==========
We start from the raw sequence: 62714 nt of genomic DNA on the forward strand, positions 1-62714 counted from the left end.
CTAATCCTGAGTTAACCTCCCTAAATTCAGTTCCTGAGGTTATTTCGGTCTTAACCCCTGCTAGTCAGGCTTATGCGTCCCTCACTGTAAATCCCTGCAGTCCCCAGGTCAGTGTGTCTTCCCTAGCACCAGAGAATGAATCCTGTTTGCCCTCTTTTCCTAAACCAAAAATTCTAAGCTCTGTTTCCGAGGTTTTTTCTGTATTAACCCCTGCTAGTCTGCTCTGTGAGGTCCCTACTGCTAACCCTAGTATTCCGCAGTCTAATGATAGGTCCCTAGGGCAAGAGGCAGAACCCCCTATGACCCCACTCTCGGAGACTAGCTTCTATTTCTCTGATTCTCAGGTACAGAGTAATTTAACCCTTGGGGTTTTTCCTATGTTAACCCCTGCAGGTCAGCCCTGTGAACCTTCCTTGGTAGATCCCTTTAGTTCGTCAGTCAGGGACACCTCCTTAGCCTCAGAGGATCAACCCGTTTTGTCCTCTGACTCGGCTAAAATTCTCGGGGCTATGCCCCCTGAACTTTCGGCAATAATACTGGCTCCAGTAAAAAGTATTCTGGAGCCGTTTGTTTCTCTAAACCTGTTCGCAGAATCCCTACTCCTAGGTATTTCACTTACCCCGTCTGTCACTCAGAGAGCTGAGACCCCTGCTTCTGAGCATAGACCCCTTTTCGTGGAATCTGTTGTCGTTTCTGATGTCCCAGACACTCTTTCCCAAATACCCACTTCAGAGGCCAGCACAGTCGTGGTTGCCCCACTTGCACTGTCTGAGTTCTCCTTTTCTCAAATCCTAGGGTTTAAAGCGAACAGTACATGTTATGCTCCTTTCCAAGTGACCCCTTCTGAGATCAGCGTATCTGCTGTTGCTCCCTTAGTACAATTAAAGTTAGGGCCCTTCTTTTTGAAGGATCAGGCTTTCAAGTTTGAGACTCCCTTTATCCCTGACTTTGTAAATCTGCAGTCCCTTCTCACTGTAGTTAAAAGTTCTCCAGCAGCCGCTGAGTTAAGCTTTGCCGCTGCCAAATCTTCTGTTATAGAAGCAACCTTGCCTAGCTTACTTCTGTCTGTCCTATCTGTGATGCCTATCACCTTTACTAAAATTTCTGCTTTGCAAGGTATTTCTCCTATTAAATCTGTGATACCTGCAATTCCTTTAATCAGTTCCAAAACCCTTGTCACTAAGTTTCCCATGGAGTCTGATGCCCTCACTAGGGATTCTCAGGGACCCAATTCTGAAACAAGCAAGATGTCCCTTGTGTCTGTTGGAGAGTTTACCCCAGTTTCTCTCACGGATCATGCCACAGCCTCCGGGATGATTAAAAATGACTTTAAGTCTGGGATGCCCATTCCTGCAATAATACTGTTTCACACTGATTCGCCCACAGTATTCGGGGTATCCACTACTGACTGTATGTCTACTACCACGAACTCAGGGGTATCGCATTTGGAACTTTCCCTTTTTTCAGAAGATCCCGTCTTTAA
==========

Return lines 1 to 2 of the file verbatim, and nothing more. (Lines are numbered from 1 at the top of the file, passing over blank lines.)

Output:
We start from the raw sequence: 62714 nt of genomic DNA on the forward strand, positions 1-62714 counted from the left end.
CTAATCCTGAGTTAACCTCCCTAAATTCAGTTCCTGAGGTTATTTCGGTCTTAACCCCTGCTAGTCAGGCTTATGCGTCCCTCACTGTAAATCCCTGCAGTCCCCAGGTCAGTGTGTCTTCCCTAGCACCAGAGAATGAATCCTGTTTGCCCTCTTTTCCTAAACCAAAAATTCTAAGCTCTGTTTCCGAGGTTTTTTCTGTATTAACCCCTGCTAGTCTGCTCTGTGAGGTCCCTACTGCTAACCCTAGTATTCCGCAGTCTAATGATAGGTCCCTAGGGCAAGAGGCAGAACCCCCTATGACCCCACTCTCGGAGACTAGCTTCTATTTCTCTGATTCTCAGGTACAGAGTAATTTAACCCTTGGGGTTTTTCCTATGTTAACCCCTGCAGGTCAGCCCTGTGAACCTTCCTTGGTAGATCCCTTTAGTTCGTCAGTCAGGGACACCTCCTTAGCCTCAGAGGATCAACCCGTTTTGTCCTCTGACTCGGCTAAAATTCTCGGGGCTATGCCCCCTGAACTTTCGGCAATAATACTGGCTCCAGTAAAAAGTATTCTGGAGCCGTTTGTTTCTCTAAACCTGTTCGCAGAATCCCTACTCCTAGGTATTTCACTTACCCCGTCTGTCACTCAGAGAGCTGAGACCCCTGCTTCTGAGCATAGACCCCTTTTCGTGGAATCTGTTGTCGTTTCTGATGTCCCAGACACTCTTTCCCAAATACCCACTTCAGAGGCCAGCACAGTCGTGGTTGCCCCACTTGCACTGTCTGAGTTCTCCTTTTCTCAAATCCTAGGGTTTAAAGCGAACAGTACATGTTATGCTCCTTTCCAAGTGACCCCTTCTGAGATCAGCGTATCTGCTGTTGCTCCCTTAGTACAATTAAAGTTAGGGCCCTTCTTTTTGAAGGATCAGGCTTTCAAGTTTGAGACTCCCTTTATCCCTGACTTTGTAAATCTGCAGTCCCTTCTCACTGTAGTTAAAAGTTCTCCAGCAGCCGCTGAGTTAAGCTTTGCCGCTGCCAAATCTTCTGTTATAGAAGCAACCTTGCCTAGCTTACTTCTGTCTGTCCTATCTGTGATGCCTATCACCTTTACTAAAATTTCTGCTTTGCAAGGTATTTCTCCTATTAAATCTGTGATACCTGCAATTCCTTTAATCAGTTCCAAAACCCTTGTCACTAAGTTTCCCATGGAGTCTGATGCCCTCACTAGGGATTCTCAGGGACCCAATTCTGAAACAAGCAAGATGTCCCTTGTGTCTGTTGGAGAGTTTACCCCAGTTTCTCTCACGGATCATGCCACAGCCTCCGGGATGATTAAAAATGACTTTAAGTCTGGGATGCCCATTCCTGCAATAATACTGTTTCACACTGATTCGCCCACAGTATTCGGGGTATCCACTACTGACTGTATGTCTACTACCACGAACTCAGGGGTATCGCATTTGGAACTTTCCCTTTTTTCAGAAGATCCCGTCTTTAA